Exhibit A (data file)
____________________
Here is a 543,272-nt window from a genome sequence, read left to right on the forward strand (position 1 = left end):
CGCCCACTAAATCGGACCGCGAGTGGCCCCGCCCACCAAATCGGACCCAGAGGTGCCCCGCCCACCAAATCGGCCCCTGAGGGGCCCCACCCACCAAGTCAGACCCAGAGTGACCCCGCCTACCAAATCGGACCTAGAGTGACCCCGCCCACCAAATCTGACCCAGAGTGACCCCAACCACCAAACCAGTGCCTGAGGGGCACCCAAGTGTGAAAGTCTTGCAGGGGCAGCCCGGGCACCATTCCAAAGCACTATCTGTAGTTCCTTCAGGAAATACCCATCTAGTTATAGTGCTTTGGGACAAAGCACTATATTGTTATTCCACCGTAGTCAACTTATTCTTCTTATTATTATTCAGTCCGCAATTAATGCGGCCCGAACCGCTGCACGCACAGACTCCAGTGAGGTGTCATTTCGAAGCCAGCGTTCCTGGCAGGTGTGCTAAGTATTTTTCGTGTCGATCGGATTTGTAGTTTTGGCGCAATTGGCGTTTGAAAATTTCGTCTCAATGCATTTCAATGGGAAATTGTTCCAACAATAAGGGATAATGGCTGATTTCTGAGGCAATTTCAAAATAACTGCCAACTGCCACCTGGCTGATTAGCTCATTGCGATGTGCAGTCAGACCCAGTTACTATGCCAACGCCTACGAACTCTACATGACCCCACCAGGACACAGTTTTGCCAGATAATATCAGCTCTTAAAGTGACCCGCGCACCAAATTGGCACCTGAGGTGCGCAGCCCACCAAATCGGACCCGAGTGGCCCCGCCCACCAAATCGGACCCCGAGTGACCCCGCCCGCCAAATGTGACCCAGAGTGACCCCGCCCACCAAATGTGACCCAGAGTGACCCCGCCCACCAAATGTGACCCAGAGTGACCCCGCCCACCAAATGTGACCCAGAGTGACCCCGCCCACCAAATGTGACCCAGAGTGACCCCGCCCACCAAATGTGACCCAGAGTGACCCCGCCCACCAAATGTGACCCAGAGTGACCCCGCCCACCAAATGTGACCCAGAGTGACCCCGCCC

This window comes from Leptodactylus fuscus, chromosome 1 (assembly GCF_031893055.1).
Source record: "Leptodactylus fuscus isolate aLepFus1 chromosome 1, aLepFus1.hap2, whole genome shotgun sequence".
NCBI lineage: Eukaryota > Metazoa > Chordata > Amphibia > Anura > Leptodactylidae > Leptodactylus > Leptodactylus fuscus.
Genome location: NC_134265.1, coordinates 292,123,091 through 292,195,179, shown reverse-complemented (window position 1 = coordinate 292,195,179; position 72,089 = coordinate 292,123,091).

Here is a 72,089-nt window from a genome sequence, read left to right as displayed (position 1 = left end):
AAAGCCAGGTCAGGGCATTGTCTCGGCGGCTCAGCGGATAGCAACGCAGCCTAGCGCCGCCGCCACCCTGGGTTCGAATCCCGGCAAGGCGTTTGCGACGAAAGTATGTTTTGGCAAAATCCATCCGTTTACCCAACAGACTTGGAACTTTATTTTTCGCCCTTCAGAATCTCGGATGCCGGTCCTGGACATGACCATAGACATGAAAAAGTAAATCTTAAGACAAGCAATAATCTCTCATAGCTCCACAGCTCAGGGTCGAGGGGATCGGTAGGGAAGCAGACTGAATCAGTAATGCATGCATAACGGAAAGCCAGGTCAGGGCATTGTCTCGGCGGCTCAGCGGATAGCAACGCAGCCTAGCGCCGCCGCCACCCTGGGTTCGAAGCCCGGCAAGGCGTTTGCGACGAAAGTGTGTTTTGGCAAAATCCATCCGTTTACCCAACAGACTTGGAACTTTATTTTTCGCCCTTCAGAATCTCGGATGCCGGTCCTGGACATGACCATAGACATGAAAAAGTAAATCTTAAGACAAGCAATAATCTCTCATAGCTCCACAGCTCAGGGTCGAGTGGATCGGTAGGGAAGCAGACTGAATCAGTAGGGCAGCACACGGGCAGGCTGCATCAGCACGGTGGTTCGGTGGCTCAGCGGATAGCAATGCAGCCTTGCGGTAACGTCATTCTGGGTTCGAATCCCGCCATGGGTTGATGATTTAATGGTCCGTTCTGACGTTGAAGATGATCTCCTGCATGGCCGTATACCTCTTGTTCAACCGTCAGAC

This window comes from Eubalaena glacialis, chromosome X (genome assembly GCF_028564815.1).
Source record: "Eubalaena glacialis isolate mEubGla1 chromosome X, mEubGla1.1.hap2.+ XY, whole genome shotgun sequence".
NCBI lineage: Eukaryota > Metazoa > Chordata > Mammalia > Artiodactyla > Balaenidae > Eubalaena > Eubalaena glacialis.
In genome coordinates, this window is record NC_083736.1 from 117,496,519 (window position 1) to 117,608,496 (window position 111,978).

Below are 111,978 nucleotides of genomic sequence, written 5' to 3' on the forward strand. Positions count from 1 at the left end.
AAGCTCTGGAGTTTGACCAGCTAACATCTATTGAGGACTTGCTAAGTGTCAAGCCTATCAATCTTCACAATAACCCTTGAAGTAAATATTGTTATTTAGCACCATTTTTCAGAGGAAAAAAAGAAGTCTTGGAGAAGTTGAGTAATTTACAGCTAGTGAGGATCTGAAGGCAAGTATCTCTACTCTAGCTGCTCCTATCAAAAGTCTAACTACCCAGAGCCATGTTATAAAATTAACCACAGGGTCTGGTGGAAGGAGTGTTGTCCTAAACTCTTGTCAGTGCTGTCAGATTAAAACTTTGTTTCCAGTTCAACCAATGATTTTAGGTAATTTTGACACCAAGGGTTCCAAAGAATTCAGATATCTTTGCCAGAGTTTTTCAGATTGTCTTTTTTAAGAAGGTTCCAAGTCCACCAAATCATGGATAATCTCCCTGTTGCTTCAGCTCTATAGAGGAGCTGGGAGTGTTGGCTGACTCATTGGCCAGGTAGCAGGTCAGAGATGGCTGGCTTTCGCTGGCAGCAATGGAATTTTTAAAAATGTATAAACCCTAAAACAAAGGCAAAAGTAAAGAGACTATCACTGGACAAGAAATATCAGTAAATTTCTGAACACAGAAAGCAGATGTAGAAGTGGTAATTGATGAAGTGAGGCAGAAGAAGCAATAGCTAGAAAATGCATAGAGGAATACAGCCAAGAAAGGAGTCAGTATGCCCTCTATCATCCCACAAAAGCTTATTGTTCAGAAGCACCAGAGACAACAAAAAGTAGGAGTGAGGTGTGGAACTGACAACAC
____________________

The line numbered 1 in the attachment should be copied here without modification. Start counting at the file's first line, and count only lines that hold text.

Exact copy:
Here is a 543,272-nt window from a genome sequence, read left to right on the forward strand (position 1 = left end):